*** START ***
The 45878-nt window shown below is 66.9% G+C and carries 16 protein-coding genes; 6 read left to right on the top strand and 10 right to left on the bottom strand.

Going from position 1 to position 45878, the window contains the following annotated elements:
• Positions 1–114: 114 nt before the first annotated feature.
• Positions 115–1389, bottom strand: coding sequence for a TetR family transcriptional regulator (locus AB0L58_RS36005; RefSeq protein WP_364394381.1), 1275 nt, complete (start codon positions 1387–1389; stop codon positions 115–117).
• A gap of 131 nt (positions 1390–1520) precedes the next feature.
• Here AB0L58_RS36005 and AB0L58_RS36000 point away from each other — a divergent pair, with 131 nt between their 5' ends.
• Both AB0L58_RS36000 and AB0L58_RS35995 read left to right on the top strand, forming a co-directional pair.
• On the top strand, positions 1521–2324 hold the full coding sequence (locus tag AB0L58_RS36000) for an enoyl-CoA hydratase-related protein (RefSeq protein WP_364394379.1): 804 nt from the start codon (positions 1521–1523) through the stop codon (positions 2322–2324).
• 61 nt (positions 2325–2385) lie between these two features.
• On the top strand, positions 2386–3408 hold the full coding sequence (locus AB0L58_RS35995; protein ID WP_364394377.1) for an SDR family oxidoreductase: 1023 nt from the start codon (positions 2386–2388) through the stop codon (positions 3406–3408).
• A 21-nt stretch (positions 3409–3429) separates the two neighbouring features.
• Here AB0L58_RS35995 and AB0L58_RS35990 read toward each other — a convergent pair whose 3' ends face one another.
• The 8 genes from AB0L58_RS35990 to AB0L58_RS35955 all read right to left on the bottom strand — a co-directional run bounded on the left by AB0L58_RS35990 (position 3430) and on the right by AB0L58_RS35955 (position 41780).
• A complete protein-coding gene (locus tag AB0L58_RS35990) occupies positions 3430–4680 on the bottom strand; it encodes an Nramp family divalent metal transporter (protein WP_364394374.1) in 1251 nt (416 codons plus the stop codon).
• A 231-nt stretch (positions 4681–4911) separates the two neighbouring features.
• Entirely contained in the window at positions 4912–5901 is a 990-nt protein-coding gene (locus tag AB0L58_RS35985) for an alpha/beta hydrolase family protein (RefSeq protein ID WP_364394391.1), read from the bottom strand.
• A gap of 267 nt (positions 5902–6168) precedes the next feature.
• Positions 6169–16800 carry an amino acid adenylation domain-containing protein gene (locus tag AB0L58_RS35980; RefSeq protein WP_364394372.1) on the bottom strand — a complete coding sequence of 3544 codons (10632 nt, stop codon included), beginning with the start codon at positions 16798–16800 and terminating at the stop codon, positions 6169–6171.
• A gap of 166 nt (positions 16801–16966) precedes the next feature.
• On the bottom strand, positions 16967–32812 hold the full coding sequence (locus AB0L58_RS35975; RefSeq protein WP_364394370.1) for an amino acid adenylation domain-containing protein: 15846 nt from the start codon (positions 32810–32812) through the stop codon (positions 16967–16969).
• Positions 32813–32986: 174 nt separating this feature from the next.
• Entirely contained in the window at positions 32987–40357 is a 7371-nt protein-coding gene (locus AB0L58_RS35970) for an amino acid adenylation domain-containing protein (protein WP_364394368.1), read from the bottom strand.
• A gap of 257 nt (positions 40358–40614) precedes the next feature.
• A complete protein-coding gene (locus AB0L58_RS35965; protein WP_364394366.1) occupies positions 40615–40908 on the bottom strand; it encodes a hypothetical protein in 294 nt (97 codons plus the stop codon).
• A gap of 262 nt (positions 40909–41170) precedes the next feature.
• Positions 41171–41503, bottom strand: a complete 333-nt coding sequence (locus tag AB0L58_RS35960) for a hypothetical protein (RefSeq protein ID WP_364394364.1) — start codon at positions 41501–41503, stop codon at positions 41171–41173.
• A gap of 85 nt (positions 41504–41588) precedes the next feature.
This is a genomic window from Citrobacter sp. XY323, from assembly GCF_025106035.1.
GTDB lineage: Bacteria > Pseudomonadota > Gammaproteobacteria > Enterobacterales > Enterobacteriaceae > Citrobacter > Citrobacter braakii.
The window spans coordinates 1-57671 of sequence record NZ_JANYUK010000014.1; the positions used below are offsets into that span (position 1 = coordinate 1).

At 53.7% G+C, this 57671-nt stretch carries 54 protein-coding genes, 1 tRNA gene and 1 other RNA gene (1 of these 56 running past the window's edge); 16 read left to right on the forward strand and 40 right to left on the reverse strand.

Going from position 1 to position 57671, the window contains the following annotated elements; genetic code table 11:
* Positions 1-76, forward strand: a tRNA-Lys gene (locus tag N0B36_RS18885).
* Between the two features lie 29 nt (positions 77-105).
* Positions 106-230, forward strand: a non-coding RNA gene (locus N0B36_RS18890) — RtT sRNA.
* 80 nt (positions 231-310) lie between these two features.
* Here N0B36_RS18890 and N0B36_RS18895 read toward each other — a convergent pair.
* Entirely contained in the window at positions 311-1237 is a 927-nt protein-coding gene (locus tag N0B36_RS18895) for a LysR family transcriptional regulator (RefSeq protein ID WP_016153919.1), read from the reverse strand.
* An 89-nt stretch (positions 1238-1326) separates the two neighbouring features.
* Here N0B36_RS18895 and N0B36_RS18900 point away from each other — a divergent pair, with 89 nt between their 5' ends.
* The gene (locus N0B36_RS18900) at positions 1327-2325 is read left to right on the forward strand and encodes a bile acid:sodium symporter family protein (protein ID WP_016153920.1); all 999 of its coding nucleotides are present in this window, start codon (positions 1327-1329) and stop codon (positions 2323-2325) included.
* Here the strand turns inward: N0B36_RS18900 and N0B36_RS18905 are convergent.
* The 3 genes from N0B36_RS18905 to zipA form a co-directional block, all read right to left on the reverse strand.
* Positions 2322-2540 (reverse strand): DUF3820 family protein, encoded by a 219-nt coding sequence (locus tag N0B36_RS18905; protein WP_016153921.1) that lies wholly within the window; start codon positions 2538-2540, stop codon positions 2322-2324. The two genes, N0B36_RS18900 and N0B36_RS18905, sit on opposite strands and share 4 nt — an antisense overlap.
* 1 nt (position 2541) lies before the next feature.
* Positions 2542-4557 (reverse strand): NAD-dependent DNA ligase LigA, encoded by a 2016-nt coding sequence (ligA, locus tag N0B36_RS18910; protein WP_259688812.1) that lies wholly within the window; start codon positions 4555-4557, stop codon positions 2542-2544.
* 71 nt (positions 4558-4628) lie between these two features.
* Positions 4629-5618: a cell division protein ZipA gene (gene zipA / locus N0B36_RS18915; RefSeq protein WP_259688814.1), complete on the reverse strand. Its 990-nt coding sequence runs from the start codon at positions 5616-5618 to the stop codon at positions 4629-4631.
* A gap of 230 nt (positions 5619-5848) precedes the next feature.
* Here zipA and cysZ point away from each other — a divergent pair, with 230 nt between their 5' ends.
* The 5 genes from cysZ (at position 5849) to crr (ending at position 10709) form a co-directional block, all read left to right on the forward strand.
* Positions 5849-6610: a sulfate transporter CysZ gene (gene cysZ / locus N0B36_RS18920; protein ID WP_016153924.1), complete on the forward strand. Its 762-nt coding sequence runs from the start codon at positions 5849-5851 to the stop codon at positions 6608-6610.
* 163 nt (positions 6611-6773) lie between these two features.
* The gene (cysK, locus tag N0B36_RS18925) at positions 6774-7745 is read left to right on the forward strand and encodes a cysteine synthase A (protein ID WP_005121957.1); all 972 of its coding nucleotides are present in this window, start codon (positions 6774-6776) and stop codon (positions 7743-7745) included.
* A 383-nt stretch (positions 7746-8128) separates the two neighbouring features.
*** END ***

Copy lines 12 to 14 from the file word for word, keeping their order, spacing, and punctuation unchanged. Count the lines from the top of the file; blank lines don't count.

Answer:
• Here AB0L58_RS35995 and AB0L58_RS35990 read toward each other — a convergent pair whose 3' ends face one another.
• The 8 genes from AB0L58_RS35990 to AB0L58_RS35955 all read right to left on the bottom strand — a co-directional run bounded on the left by AB0L58_RS35990 (position 3430) and on the right by AB0L58_RS35955 (position 41780).
• A complete protein-coding gene (locus tag AB0L58_RS35990) occupies positions 3430–4680 on the bottom strand; it encodes an Nramp family divalent metal transporter (protein WP_364394374.1) in 1251 nt (416 codons plus the stop codon).